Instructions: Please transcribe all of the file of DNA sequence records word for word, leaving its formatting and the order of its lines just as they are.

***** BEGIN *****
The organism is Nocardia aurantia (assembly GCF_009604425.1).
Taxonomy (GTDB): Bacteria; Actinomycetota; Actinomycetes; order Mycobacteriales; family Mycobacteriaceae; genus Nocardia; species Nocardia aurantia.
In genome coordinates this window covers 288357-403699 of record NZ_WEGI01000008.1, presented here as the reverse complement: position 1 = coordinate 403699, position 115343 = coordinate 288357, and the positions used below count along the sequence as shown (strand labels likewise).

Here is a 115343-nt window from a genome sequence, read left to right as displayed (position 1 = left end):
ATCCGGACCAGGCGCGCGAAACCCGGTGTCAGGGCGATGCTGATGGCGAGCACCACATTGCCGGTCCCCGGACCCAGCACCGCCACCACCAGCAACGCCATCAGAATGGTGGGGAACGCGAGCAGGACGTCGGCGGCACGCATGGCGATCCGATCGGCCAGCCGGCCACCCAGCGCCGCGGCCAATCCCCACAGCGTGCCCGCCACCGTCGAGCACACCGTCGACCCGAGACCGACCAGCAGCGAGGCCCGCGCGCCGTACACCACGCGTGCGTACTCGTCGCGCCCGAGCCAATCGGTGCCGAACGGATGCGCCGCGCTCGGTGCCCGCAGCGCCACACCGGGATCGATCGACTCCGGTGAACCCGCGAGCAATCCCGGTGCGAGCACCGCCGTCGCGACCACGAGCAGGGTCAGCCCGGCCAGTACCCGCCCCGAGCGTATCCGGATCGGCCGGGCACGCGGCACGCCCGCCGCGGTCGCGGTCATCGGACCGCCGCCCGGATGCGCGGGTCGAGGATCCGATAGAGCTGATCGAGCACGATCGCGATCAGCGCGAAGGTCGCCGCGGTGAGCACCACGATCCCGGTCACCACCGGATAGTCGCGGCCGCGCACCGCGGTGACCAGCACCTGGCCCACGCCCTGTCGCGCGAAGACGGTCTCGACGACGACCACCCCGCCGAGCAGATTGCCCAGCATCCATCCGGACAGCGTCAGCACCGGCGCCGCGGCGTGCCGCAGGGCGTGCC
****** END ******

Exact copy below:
The organism is Nocardia aurantia (assembly GCF_009604425.1).
Taxonomy (GTDB): Bacteria; Actinomycetota; Actinomycetes; order Mycobacteriales; family Mycobacteriaceae; genus Nocardia; species Nocardia aurantia.
In genome coordinates this window covers 288357-403699 of record NZ_WEGI01000008.1, presented here as the reverse complement: position 1 = coordinate 403699, position 115343 = coordinate 288357, and the positions used below count along the sequence as shown (strand labels likewise).

Here is a 115343-nt window from a genome sequence, read left to right as displayed (position 1 = left end):
ATCCGGACCAGGCGCGCGAAACCCGGTGTCAGGGCGATGCTGATGGCGAGCACCACATTGCCGGTCCCCGGACCCAGCACCGCCACCACCAGCAACGCCATCAGAATGGTGGGGAACGCGAGCAGGACGTCGGCGGCACGCATGGCGATCCGATCGGCCAGCCGGCCACCCAGCGCCGCGGCCAATCCCCACAGCGTGCCCGCCACCGTCGAGCACACCGTCGACCCGAGACCGACCAGCAGCGAGGCCCGCGCGCCGTACACCACGCGTGCGTACTCGTCGCGCCCGAGCCAATCGGTGCCGAACGGATGCGCCGCGCTCGGTGCCCGCAGCGCCACACCGGGATCGATCGACTCCGGTGAACCCGCGAGCAATCCCGGTGCGAGCACCGCCGTCGCGACCACGAGCAGGGTCAGCCCGGCCAGTACCCGCCCCGAGCGTATCCGGATCGGCCGGGCACGCGGCACGCCCGCCGCGGTCGCGGTCATCGGACCGCCGCCCGGATGCGCGGGTCGAGGATCCGATAGAGCTGATCGAGCACGATCGCGATCAGCGCGAAGGTCGCCGCGGTGAGCACCACGATCCCGGTCACCACCGGATAGTCGCGGCCGCGCACCGCGGTGACCAGCACCTGGCCCACGCCCTGTCGCGCGAAGACGGTCTCGACGACGACCACCCCGCCGAGCAGATTGCCCAGCATCCATCCGGACAGCGTCAGCACCGGCGCCGCGGCGTGCCGCAGGGCGTGCC